Sarah's exhibition in Berlin

Do you have a favourite image?
I don't have a favourite image. In the beginning it was ketamine, because the effect wasn't predictable at all. It's like this 80s airbrush flower, with worms in the middle. But now, I don't know. I can't choose.

Talk me through how you came up with this technique. Did you invent it?
I think so. I haven't heard of anyone else who has done it. It happened because I was always working with negatives, because my work has always been in photography. I wanted to look at how drugs react with things and people, but at first I thought, Nah, this idea is too simple. But then it worked and I was really excited. I wasn't even doing it very well. At first I didn't clean the negatives and they had dust all over them. But then I started being more careful. I used alcohol sometimes with the drugs instead, if water didn't dissolve them. And then I experimented leaving them to dry on the negative for different lengths of time. Usually it's about a week, but the chemicals continue reacting. The same drug looks different after a month than a week.

Did all the images look good?
No, there were probably five that didn't look like anything. I didn't use THC for example, because it didn't make a good effect.

So what have you learned from this?
It's really reinforced everything I've thought about images. We're totally into images. They make us able to control and manipulate ideas, and provide a type of power over reality. It's like images let us control something defused and indescribable.

So now you've harnessed that power, are you feeling pressure to do a follow-up?
Well yes, I do feel like this has been this big stone and it's like, where to from here? But my friend says the artistic process just goes on and on, and sometimes things come out. I'll just keep asking the same questions—what is magic? How do we perceive reality? And how can I make something internal, visual?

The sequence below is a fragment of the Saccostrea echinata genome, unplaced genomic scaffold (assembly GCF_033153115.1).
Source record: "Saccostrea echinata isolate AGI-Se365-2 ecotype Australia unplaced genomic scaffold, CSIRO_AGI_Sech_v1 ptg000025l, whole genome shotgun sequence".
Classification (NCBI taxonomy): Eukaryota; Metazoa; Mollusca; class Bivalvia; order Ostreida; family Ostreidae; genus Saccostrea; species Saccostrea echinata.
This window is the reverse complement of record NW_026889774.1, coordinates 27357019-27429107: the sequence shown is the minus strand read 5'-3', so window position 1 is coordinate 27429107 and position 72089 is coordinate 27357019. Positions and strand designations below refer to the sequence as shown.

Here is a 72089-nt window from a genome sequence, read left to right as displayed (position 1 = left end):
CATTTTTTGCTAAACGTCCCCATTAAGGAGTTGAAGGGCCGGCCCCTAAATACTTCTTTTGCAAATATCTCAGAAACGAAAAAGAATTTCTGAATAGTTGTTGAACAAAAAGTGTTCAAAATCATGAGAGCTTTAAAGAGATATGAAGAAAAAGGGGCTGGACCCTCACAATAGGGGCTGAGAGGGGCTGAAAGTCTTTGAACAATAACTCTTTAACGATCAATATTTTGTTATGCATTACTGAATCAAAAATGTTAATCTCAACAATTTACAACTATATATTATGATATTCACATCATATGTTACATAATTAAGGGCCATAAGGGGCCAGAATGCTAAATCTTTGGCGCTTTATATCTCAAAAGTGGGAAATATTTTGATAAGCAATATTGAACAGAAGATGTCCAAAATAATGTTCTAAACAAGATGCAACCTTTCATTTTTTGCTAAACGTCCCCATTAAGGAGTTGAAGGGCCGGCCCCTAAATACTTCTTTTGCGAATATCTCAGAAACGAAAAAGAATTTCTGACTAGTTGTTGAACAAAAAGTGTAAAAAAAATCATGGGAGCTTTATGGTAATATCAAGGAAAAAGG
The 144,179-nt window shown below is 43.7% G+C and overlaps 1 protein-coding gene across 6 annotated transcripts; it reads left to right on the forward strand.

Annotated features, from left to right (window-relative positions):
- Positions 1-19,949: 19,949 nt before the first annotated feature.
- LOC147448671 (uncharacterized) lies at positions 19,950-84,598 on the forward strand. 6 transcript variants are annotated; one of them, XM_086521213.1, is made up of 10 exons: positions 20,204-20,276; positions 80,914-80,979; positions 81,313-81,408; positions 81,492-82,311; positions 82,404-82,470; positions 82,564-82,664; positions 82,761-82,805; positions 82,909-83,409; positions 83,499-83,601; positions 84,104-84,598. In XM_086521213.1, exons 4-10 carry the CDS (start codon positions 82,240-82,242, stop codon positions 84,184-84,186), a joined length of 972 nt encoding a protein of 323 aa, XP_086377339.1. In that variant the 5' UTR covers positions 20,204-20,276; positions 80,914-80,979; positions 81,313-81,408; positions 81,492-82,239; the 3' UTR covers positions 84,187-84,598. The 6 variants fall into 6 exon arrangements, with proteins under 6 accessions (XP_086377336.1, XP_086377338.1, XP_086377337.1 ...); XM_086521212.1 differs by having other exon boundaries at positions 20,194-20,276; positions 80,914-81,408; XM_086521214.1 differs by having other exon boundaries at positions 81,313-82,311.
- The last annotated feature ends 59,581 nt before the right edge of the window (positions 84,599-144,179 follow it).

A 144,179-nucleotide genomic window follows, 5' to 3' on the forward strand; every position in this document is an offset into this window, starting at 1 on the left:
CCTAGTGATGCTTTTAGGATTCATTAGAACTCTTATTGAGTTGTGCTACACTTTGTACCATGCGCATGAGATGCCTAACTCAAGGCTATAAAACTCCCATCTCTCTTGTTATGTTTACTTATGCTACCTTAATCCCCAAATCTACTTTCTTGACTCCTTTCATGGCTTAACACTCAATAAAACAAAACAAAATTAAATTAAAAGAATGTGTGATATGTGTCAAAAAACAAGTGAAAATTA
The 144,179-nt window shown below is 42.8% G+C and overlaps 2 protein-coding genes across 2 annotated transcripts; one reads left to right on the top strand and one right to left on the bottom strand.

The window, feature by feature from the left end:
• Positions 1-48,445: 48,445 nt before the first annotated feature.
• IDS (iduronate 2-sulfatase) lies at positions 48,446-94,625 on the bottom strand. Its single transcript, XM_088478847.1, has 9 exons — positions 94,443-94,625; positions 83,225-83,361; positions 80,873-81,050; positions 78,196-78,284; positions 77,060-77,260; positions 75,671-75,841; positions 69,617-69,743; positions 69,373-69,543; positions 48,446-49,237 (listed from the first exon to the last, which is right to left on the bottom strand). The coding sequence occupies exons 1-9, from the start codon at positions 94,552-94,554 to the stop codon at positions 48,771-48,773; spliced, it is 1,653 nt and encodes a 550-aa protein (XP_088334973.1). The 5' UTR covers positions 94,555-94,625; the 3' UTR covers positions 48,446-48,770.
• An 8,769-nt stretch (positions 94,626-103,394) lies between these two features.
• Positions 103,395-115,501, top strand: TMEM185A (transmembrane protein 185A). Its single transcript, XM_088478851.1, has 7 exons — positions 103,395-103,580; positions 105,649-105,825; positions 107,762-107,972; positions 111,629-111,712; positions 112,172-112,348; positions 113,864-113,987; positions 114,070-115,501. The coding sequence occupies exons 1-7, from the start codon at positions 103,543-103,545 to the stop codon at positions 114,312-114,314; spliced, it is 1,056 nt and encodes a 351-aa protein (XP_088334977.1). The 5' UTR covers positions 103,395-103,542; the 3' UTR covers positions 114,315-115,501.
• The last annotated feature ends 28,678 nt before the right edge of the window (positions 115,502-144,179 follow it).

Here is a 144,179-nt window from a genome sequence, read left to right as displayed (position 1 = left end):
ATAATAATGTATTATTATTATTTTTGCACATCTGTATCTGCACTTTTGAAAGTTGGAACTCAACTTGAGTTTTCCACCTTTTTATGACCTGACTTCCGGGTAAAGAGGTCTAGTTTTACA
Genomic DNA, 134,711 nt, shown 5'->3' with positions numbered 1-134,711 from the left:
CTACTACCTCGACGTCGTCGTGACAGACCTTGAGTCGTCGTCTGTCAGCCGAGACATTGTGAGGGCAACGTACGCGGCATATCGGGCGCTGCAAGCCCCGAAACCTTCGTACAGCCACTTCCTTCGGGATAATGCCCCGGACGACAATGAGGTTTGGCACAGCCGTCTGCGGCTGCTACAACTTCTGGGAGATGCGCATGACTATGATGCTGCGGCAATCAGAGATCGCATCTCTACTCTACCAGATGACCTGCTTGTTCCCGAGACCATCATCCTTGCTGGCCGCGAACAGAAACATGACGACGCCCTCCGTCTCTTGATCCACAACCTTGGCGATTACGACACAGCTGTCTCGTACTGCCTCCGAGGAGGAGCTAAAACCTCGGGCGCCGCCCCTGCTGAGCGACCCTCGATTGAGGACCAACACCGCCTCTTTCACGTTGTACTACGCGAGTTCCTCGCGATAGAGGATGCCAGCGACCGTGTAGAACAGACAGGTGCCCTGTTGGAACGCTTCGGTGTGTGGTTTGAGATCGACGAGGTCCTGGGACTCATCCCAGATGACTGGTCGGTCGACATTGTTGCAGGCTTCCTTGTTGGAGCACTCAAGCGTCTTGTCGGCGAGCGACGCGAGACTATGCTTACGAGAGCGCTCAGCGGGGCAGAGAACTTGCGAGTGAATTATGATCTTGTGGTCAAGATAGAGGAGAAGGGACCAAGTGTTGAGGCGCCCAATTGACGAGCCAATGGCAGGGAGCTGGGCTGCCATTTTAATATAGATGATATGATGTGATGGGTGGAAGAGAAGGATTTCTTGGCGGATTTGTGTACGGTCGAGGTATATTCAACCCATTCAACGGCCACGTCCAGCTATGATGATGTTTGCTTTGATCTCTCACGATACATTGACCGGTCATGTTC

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More articles about drugs:

I Do Drugs Because Doing Drugs is Fun

The Rise and Rise of the University Drug Dealers

Seven Important Truths About How the World Takes Drugs

Speed – Speed on photonegative analogue, enlarged

Melatonin – Melatonin on photonegative analogue, enlarged

Speed & Magic – Speed and mephedrone on photonegative analogue, enlarged

Opium – Opium on photonegative analogue, enlarged

Explosion – Methylone on photonegative analogue, enlarged

LSD – LSD on photonegative analogue, enlarged

MDMA – MDMA on photonegative analogue, enlarged

Adrenaline – Adrenaline on photonegative analogue, enlarged

Cocaine – Cocaine on photonegative analogue, enlarged

Dopamine – Dopamine on photonegative analogue, enlarged

Estrogen – Estrogen on photonegative analogue, enlarged

Ketamine – Ketamine on photonegative analogue, enlarged

Heroin – Heroin on photonegative analogue, enlarged

Crystal – Crystal meth on photonegative analogue, enlarged

MDMA – MDMA on photonegative analogue, enlarged